Today, I spent time on the phone with several new coaching clients who were voicing the same belief. “If I’m going to lose weight, I need to work harder.” I also heard the all-too frequent assessment, “I’m just lazy. That’s why I overeat.” This is a major mindset trap for high-performers and I wonder if you’ve ever fallen prey to it. I’ve certainly been there. When I’m not seeing the results I want to see, it’s so easy to fall into the mentality that I need to do more or that I’m not doing enough.
The problem is, when it comes to emotional eating, working harder is hardly ever the answer.
In fact, if you are a busy woman, your busy life and your hard work probably contribute to a tendency to overeat. In fact, you may actually be working too hard. Stress, exhaustion, feeling rushed and overloaded, and like there’s no time for YOU – these can create a perfect storm for stress eating, comfort eating, and a dozen different strains of emotional eating.
Do you tell yourself that you overeat because you are lazy? I personally meet far too many women who are anything-but-lazy and are feeling discouraged and frustrated because they are pushing themselves hard but still can’t stick with their program or just aren’t seeing results.
Working harder won’t help with overeating if you’re doing the wrong work.
And that’s the hard truth. Overeating happens for a reason. Something triggers or drives or awakens our hunger. Something – a feeling, a need, our physical state, or a difficult situation – contributes to why food seems so darn compelling and the need to eat feels so strong.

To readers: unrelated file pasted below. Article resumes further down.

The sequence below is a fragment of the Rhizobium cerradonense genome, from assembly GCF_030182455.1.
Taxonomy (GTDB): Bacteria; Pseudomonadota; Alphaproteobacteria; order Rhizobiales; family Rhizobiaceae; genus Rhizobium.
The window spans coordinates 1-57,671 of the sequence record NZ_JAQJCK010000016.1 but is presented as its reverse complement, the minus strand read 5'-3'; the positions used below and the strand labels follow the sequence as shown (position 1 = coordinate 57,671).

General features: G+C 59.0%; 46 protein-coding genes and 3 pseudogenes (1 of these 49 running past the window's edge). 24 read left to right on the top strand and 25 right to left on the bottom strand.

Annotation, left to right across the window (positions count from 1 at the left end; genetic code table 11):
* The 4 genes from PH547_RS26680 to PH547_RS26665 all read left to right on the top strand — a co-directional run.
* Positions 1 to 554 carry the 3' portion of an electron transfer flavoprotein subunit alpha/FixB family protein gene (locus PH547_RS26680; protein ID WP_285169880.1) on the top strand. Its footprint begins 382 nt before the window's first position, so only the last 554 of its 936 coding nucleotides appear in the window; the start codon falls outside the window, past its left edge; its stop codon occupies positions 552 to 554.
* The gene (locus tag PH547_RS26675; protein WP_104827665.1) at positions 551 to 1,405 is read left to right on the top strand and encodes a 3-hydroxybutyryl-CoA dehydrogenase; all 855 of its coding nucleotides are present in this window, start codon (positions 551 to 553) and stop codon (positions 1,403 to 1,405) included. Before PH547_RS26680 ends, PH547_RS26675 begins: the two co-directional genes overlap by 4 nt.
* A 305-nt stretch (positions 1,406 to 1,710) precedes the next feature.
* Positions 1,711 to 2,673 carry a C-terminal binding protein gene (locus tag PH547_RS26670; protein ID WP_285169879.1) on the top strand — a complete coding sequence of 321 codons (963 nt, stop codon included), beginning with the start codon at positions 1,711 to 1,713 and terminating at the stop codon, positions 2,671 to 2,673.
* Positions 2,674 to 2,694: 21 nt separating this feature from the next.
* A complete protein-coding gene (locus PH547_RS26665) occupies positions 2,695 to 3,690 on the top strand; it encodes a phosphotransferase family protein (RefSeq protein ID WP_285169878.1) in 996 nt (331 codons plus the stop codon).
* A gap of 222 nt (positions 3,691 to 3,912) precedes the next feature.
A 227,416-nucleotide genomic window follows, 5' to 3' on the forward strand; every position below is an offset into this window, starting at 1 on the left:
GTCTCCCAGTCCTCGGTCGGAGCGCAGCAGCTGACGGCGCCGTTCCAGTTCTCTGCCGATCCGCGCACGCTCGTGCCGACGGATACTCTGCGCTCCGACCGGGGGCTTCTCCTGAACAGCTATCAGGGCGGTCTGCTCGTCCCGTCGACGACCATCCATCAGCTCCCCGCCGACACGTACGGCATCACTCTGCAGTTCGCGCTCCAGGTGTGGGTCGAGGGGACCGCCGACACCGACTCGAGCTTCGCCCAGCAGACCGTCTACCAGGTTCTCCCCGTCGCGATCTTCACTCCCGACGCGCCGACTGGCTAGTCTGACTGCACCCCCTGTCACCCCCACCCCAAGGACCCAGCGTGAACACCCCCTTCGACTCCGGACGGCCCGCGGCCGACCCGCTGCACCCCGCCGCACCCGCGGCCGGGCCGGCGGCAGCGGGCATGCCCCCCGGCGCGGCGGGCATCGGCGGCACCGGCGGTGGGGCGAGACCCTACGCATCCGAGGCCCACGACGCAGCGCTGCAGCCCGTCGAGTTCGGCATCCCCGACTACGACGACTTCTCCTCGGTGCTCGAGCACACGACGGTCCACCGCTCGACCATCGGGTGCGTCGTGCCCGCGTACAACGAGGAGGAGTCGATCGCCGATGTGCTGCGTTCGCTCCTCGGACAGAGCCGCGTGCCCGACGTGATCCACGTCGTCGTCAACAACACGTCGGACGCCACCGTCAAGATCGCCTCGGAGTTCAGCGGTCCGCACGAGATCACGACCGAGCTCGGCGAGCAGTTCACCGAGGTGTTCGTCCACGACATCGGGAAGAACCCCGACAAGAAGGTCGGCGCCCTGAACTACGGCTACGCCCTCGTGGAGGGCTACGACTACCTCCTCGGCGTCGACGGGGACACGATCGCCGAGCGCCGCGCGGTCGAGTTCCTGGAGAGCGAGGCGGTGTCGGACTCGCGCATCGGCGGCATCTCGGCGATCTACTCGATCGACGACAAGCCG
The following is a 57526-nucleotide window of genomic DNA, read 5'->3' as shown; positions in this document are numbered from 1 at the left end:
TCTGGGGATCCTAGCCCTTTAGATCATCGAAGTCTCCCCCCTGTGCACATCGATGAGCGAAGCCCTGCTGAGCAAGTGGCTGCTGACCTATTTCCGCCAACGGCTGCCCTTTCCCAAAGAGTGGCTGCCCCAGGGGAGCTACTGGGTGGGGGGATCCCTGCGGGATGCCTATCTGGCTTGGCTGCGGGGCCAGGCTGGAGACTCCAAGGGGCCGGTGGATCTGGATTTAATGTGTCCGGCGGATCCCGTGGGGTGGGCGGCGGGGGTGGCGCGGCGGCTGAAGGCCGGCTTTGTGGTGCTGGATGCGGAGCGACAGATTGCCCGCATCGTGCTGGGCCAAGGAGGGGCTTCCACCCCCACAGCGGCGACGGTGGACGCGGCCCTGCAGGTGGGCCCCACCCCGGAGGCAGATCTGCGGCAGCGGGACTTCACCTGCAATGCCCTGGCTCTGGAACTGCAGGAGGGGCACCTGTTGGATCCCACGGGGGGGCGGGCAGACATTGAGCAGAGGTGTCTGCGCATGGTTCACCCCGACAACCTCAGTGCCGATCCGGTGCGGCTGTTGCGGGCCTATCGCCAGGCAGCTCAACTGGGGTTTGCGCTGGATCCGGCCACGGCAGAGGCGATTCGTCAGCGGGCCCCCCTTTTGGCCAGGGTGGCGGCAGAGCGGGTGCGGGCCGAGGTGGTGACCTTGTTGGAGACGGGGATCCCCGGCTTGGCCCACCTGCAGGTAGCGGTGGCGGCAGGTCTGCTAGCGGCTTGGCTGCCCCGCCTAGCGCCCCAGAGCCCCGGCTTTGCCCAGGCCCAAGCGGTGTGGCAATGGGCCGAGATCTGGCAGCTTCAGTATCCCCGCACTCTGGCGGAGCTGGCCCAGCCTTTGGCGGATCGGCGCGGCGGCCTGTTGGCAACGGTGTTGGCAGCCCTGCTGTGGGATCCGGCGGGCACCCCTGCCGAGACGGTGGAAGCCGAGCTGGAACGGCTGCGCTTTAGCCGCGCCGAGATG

And most of the information that we have in our heads about how to make the scale budge doesn’t address any of this. A food plan isn’t going to be much help if the real issue is that you are stressed and overwhelmed and just need some easy comfort.
If we don’t address the reasons we’re overeating, it’s like applying a bandage and ignoring the wound.
There is a way out of struggles with food and weight and overeating, but if you haven’t yet found it, the odds are that it isn’t going to be a food plan. It’s going to be a different approach and a kinder, more compassionate (and much more effective) mindset.
Instead of getting mad at yourself or driving yourself to conjure up more willpower, I suggest focusing on creating a real solution to what’s causing you to eat more than you want to by taking a respectful look at what is driving you to overeat. That’s the first step. I say a lot more about this and outline the next steps in my free training – Smart Solutions to Overeating. If you haven’t yet checked it out, click the link to get started.
In the meantime, let’s be real. Let’s stop blaming ourselves and start identifying reasons we can start to address. What’s one situation or feeling that tends to trigger overeating for you? Leave a comment and share it. It’s the first step to making things better.